A new study from a Fisher College of Business professor suggests research and development teams could use some more outside-the-box thinking in how they structure and manage their own innovation projects.
Forthcoming in the Production and Operations Management journal is “The Role of Project and Organization Context in Managing High-Tech R& D Projects.” This study, which employs both qualitative case data and survey data from more than 100 R&D projects at nearly three-dozen high-tech organizations, is authored by Aravind Chandrasekaran, an assistant professor of management sciences at Fisher.
In his research, Chandrasekaran found that companies are making a very common mistake in managing their R&D projects, and the consequences can range from an internal preference towards cut-and-dry, quick-turnaround innovation projects to loss of market share and competitive edge.
Context is key
At the root of this increasingly troubling trend among R&D teams is a common villain: The tried-and-true approach, backed by decades of research and results. Projects typically are categorized and managed by the extent of change in the product, process, technology and market dimensions. A routine iPhone upgrade from a 3G to a 3GS, for example, falls at one end of a continuum as a so-called incremental innovation project.
“If you’re going from a CD player to an iPhone, though, that’s radical innovation,” Prof. Chandrasekaran said.
This research posits that R&D project management shouldn’t be determined on a sliding scale of eventual change, big or small. Rather, it should be driven by project goals, whether they’re to explore a new technology or to exploit opportunities for efficiencies, cost savings or faster time to market, Prof. Chandrasekaran said.
The research found that incremental and radical innovation projects thrive under two entirely different sets of so-called project and organizational contexts. Incremental projects need diligent, transactional leaders at the helm, low levels of team-member autonomy and well-defined goals that are tied to outcome-driven incentives. Radical innovation projects, meanwhile, need a leader who’s willing to promote risk-taking and experimentation, give team members more latitude and reward them at milestones, not just the finish line.
Crossing these wires, the research found, can be deadly for project success. Put a rigid, transactional leader in front of a radical project team and the creative juices stop flowing. Give incremental project teams more autonomy and a hands-off approach and deadlines are missed.
A one-size-fits-all approach to project tracking, all too common in the companies surveyed, spells trouble, too. Teams juggling a mixed bag of projects, all with the same metrics and reporting structure will develop a Pavlovian affinity for the fast and predictable incremental ones and leave the long-term radical ones on the to-do list.
Here’s the nuance that even the savviest high-tech companies miss in their ongoing R&D project management efforts: Some projects in these environments are driven by goals typically associated with radical innovation and incremental innovation, but existing research doesn’t offer much help on how to deal with them, Prof. Chandrasekaran found.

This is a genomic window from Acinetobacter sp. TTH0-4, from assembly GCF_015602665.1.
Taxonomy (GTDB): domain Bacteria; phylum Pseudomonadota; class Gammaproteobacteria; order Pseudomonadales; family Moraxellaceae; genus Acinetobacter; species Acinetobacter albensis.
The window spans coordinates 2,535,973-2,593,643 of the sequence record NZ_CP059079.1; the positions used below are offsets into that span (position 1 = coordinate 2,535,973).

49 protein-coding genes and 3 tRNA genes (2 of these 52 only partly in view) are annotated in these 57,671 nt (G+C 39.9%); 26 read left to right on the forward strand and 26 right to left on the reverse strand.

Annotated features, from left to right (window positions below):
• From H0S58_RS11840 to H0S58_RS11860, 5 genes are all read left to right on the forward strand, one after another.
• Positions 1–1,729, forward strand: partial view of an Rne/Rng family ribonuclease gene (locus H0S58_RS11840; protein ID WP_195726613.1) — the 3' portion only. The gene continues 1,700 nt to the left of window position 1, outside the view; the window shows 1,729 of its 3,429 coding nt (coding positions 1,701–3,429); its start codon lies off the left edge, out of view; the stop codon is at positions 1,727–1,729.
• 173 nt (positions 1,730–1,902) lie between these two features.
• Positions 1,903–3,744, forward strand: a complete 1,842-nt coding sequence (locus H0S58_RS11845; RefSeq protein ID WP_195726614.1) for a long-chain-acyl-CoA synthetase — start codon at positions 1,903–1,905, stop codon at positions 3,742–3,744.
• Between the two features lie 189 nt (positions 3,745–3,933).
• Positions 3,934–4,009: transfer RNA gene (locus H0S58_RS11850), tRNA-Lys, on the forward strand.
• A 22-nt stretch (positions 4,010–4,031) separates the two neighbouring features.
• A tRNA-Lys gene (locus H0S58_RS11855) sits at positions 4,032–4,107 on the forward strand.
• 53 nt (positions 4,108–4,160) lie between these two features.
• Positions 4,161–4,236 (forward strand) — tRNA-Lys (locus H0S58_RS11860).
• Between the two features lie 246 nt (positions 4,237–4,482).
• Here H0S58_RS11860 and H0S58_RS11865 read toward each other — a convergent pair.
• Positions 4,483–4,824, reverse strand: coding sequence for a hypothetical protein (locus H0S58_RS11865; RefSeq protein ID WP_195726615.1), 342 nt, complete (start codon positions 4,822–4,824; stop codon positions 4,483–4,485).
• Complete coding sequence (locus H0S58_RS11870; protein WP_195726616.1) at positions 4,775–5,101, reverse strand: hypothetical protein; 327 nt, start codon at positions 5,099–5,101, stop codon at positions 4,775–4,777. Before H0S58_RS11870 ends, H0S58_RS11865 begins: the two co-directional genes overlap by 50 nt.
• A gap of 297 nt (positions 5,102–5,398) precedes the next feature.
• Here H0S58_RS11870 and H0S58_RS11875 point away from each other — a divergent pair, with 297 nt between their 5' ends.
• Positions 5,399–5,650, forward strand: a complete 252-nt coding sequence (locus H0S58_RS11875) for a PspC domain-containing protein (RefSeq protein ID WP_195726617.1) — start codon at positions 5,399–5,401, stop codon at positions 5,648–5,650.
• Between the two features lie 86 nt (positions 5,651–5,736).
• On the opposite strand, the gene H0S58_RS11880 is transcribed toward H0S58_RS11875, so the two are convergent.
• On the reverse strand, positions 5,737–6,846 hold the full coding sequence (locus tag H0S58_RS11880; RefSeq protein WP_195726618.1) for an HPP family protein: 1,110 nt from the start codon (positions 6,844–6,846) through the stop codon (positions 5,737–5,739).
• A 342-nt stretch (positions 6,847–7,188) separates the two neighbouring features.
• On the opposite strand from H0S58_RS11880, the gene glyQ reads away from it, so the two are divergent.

These so-called “hybrid projects” aren’t new to post-recession R&D departments, but they’re making more appearances as companies are asked to do more with less or – at best – the same.
“In this day and age, budget cuts are more and more visible in R&D environments, and companies are being asked to make big leaps in projects, pushing up deadlines without giving additional resources,” he said.
The growing stakes of maintaining competitive edge are outpacing overall R&D spending, too. An annual Battelle report on R&D expenditures found U.S. spending is set to grow about 2.5 percent this year, on par with the growth in the national Gross Domestic Product but slower than the global growth rate of 3.4 percent.
The key to nurturing these hybrid projects, Prof. Chandrasekaran found, is first not to let them get incorrectly classified as radical innovation projects, the most frequent mistake. Key red flags to look out for include the addition of deadline or cost pressure to an otherwise radical innovation project.
“In practice, organizations are pretty good at making changes between radical and incremental projects,” he said. “They often fail to make that change for hybrid projects.”
What these projects need, according to the study, is a so-called “ambidextrous leader” who knows when to shift between hands-off management during bursts of team creativity to taking the reins and steering the project on time and on budget.
“These are leaders who know when to push and when to pull,” Prof. Chandrasekaran said. “Unfortunately, they are in short supply, but this quality can be nurtured with the proper training.”
Not just for tech
Tapping into high-tech companies for this study, Prof. Chandrasekaran said, wasn’t an act of random selection. The tech sector remains the R&D industry’s most fertile ground for growth, but that doesn’t mean this research is valuable only to them.
Any company investing in R&D should take notice of the opportunities they’re missing as they organize and deploy project teams, he said.
“This research shows management has to make key changes,” Prof. Chandrasekaran said, with the following questions: “How do you reward these people? How do you lead these teams? When do you give them decision – making autonomy? When do you take back the same decision-making autonomy?”
In short, effective senior management support in R&D doesn’t stop after signing off on a budget. That’s just the beginning.